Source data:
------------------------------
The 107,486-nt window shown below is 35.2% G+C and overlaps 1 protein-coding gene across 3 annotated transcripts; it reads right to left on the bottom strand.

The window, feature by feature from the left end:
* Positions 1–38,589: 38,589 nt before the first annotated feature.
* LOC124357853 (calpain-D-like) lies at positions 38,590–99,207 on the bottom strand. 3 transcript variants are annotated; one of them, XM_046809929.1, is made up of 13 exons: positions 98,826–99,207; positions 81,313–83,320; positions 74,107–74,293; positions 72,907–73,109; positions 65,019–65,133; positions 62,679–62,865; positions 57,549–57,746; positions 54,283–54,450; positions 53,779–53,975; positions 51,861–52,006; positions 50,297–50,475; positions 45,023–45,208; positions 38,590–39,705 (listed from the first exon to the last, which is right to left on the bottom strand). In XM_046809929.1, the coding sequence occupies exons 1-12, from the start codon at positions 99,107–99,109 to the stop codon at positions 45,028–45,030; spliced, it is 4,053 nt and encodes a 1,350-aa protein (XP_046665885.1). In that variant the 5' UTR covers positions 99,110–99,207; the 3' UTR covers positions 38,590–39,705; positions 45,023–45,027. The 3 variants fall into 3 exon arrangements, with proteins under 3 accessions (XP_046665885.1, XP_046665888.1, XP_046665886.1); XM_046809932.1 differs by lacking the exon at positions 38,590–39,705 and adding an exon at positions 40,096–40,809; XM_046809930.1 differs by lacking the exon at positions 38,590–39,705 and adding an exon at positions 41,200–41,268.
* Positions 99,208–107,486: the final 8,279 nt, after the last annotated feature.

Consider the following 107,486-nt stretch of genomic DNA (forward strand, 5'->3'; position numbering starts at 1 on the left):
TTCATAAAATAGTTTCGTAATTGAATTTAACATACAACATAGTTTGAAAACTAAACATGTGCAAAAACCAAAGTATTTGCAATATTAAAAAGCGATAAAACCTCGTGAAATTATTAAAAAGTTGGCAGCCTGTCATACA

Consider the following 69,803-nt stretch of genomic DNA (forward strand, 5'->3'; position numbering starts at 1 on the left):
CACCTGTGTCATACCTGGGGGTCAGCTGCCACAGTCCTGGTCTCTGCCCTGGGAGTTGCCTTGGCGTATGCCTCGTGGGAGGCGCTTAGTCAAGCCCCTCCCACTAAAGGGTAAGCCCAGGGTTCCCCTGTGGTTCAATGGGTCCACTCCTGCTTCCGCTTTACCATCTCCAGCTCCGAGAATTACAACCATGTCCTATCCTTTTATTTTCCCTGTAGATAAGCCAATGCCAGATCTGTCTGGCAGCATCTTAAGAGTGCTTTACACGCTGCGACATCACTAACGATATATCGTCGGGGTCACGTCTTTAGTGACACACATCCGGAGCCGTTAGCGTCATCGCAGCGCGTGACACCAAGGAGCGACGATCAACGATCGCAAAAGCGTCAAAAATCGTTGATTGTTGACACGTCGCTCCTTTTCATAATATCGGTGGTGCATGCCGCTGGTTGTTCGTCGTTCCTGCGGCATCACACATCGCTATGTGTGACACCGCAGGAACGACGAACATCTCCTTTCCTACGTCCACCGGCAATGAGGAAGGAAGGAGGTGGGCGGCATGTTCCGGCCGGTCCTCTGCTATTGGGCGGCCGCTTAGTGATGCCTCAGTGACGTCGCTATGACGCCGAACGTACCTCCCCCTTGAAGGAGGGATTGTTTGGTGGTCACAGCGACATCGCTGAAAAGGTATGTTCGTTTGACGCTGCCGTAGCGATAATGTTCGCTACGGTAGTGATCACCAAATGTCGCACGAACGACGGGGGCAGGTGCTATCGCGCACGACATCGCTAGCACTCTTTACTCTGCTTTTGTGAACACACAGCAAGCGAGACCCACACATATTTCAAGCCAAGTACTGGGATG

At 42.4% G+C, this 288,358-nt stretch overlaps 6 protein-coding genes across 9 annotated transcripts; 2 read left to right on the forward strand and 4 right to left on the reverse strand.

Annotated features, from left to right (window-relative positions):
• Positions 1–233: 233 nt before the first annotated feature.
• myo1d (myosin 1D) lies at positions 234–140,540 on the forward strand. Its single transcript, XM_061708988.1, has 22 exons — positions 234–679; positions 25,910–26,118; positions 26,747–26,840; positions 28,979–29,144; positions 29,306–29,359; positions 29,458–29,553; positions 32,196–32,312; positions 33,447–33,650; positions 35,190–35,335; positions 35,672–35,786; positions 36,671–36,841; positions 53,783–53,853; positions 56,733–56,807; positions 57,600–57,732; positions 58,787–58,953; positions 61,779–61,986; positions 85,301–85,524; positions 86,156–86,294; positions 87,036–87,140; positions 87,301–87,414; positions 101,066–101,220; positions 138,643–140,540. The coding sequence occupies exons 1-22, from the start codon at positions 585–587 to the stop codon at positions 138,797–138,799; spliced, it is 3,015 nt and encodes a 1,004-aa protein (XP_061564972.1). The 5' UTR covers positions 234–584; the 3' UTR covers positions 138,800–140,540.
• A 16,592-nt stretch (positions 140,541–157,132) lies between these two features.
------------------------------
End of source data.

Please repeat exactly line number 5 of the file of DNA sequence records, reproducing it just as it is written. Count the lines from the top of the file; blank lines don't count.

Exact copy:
* Positions 99,208–107,486: the final 8,279 nt, after the last annotated feature.